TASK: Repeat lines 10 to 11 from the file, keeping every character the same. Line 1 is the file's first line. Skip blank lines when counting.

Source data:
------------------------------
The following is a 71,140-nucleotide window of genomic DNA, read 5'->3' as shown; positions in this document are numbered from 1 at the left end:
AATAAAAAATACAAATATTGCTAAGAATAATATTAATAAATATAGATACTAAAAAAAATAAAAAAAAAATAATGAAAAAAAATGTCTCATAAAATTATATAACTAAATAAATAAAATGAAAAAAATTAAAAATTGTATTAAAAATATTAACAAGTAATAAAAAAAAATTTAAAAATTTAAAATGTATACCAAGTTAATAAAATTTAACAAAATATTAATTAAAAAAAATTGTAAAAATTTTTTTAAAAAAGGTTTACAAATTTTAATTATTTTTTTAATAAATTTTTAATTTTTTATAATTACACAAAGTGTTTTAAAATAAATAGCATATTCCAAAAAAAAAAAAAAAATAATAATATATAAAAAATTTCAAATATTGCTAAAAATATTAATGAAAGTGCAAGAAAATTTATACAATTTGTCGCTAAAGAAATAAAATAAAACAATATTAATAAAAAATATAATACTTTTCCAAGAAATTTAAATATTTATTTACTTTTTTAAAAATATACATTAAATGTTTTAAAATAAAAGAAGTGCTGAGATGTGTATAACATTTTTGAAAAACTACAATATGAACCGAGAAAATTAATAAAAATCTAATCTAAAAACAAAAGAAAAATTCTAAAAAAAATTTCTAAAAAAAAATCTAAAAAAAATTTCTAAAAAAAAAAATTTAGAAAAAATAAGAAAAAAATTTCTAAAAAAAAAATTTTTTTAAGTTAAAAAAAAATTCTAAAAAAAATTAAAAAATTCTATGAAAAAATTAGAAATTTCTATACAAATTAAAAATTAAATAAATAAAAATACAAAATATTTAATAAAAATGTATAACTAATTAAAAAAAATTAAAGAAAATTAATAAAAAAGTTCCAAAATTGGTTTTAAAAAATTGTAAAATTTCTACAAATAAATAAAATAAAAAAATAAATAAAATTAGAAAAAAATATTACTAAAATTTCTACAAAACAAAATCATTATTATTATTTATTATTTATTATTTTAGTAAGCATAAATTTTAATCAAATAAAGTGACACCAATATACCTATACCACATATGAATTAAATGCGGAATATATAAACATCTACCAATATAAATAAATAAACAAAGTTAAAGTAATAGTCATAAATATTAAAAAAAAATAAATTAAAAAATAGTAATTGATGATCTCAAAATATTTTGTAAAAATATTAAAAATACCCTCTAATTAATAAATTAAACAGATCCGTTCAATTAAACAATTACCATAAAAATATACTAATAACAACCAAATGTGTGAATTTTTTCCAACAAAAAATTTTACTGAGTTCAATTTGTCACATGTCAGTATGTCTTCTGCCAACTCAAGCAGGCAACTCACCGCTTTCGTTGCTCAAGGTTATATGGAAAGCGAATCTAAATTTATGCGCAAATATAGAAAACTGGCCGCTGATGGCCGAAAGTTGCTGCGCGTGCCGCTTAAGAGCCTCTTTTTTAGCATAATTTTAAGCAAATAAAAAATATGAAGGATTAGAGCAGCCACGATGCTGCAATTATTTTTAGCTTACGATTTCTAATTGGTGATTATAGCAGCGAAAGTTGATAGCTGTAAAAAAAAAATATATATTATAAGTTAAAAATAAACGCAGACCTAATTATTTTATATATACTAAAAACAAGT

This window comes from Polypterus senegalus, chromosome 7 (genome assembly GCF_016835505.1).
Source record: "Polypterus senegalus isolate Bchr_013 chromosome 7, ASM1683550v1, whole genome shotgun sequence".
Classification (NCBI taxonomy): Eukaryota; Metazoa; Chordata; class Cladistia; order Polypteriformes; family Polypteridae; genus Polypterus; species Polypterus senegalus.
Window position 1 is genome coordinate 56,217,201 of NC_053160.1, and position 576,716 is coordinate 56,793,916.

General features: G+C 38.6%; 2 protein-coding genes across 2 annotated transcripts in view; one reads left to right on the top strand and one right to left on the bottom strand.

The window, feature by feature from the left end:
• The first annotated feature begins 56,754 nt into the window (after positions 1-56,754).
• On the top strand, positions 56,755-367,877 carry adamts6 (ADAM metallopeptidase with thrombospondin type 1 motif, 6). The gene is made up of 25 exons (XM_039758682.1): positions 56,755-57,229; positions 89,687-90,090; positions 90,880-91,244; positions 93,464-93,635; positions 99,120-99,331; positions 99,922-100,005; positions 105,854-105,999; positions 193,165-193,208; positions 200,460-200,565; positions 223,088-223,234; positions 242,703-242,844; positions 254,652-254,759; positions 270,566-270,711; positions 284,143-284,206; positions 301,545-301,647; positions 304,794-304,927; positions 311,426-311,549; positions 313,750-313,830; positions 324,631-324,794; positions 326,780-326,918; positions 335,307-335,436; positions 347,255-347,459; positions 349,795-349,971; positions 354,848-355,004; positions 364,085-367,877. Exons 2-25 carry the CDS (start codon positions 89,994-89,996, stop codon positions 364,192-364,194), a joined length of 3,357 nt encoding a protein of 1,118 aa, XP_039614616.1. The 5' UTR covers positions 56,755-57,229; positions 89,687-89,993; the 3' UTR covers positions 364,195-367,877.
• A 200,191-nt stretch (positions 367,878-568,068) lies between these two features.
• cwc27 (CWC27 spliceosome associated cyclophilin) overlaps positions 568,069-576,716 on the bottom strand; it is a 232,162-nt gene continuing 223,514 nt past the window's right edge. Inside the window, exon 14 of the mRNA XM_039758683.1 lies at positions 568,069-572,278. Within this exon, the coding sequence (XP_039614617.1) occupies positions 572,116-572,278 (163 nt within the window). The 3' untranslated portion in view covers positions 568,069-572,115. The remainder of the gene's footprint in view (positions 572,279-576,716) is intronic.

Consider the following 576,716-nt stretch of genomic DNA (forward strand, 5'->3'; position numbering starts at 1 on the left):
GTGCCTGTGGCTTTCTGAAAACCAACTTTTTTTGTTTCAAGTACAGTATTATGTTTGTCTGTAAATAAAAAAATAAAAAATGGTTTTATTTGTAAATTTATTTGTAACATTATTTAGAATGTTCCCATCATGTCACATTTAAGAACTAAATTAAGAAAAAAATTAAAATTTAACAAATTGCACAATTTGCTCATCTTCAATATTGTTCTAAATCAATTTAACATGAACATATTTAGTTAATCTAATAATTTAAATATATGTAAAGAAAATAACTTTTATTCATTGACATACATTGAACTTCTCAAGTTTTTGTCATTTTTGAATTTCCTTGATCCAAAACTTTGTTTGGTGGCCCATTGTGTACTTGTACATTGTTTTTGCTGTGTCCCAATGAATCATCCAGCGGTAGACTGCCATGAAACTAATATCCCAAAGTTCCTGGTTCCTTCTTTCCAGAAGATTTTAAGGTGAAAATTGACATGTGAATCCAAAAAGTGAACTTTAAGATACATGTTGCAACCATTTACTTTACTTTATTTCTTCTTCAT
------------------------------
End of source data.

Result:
• On the top strand, positions 56,755-367,877 carry adamts6 (ADAM metallopeptidase with thrombospondin type 1 motif, 6). The gene is made up of 25 exons (XM_039758682.1): positions 56,755-57,229; positions 89,687-90,090; positions 90,880-91,244; positions 93,464-93,635; positions 99,120-99,331; positions 99,922-100,005; positions 105,854-105,999; positions 193,165-193,208; positions 200,460-200,565; positions 223,088-223,234; positions 242,703-242,844; positions 254,652-254,759; positions 270,566-270,711; positions 284,143-284,206; positions 301,545-301,647; positions 304,794-304,927; positions 311,426-311,549; positions 313,750-313,830; positions 324,631-324,794; positions 326,780-326,918; positions 335,307-335,436; positions 347,255-347,459; positions 349,795-349,971; positions 354,848-355,004; positions 364,085-367,877. Exons 2-25 carry the CDS (start codon positions 89,994-89,996, stop codon positions 364,192-364,194), a joined length of 3,357 nt encoding a protein of 1,118 aa, XP_039614616.1. The 5' UTR covers positions 56,755-57,229; positions 89,687-89,993; the 3' UTR covers positions 364,195-367,877.
• A 200,191-nt stretch (positions 367,878-568,068) lies between these two features.